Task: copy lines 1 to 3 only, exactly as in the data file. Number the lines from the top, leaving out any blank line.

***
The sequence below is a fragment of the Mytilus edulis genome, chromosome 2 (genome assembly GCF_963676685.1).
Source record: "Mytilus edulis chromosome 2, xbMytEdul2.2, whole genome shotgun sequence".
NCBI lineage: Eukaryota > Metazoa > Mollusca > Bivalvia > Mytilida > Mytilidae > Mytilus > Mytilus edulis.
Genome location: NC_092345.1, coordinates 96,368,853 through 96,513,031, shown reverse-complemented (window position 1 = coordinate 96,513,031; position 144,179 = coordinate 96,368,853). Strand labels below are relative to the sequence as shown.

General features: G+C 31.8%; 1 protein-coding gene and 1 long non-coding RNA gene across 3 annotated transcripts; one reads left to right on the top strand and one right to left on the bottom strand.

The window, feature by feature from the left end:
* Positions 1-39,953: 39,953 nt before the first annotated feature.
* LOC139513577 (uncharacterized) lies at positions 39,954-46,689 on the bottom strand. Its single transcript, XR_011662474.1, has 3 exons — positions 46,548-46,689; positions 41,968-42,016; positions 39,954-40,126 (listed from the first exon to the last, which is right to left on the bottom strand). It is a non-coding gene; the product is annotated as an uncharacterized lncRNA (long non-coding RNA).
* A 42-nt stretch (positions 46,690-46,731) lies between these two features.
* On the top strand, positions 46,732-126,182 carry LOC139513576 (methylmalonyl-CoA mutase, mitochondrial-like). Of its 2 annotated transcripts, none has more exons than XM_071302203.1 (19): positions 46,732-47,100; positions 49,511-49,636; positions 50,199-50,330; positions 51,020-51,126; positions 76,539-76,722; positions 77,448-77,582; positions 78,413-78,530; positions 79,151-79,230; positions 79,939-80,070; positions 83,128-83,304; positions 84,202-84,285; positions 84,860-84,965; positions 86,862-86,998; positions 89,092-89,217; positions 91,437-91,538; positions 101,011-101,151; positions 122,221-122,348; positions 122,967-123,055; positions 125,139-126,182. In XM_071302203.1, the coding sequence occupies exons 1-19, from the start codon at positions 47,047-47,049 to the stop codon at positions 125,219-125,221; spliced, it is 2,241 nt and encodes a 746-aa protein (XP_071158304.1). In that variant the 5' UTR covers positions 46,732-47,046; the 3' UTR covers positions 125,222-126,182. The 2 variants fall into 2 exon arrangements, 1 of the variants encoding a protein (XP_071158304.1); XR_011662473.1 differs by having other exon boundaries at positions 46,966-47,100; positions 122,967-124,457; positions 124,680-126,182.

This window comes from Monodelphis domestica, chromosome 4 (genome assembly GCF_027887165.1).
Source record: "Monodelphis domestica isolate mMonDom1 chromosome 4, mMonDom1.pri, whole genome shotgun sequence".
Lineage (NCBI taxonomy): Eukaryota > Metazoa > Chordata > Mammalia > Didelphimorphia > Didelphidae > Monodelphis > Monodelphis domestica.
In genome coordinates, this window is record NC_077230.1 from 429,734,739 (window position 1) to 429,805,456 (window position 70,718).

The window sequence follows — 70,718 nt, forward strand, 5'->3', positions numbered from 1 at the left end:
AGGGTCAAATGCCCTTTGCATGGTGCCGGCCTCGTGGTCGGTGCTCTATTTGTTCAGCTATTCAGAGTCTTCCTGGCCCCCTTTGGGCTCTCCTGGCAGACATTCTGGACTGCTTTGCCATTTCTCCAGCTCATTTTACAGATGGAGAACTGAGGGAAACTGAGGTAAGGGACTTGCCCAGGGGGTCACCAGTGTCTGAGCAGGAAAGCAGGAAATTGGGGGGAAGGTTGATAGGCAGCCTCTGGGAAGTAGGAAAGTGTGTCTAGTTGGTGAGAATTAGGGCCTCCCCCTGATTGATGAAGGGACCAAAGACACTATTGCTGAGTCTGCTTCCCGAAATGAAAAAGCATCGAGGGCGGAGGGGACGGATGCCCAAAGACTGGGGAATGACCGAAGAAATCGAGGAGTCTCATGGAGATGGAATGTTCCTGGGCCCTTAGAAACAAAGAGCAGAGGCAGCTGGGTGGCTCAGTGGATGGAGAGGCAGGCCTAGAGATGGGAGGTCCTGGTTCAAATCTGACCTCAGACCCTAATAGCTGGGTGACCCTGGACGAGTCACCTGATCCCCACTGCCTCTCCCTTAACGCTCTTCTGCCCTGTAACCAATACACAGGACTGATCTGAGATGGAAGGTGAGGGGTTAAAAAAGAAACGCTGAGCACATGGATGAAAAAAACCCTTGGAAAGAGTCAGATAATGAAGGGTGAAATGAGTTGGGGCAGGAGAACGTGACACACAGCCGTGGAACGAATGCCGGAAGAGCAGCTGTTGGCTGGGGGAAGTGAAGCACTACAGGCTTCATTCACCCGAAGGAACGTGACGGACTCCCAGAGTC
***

The sequence below is a fragment of the Mytilus edulis genome, chromosome 2 (genome assembly GCF_963676685.1).
Source record: "Mytilus edulis chromosome 2, xbMytEdul2.2, whole genome shotgun sequence".
NCBI lineage: Eukaryota > Metazoa > Mollusca > Bivalvia > Mytilida > Mytilidae > Mytilus > Mytilus edulis.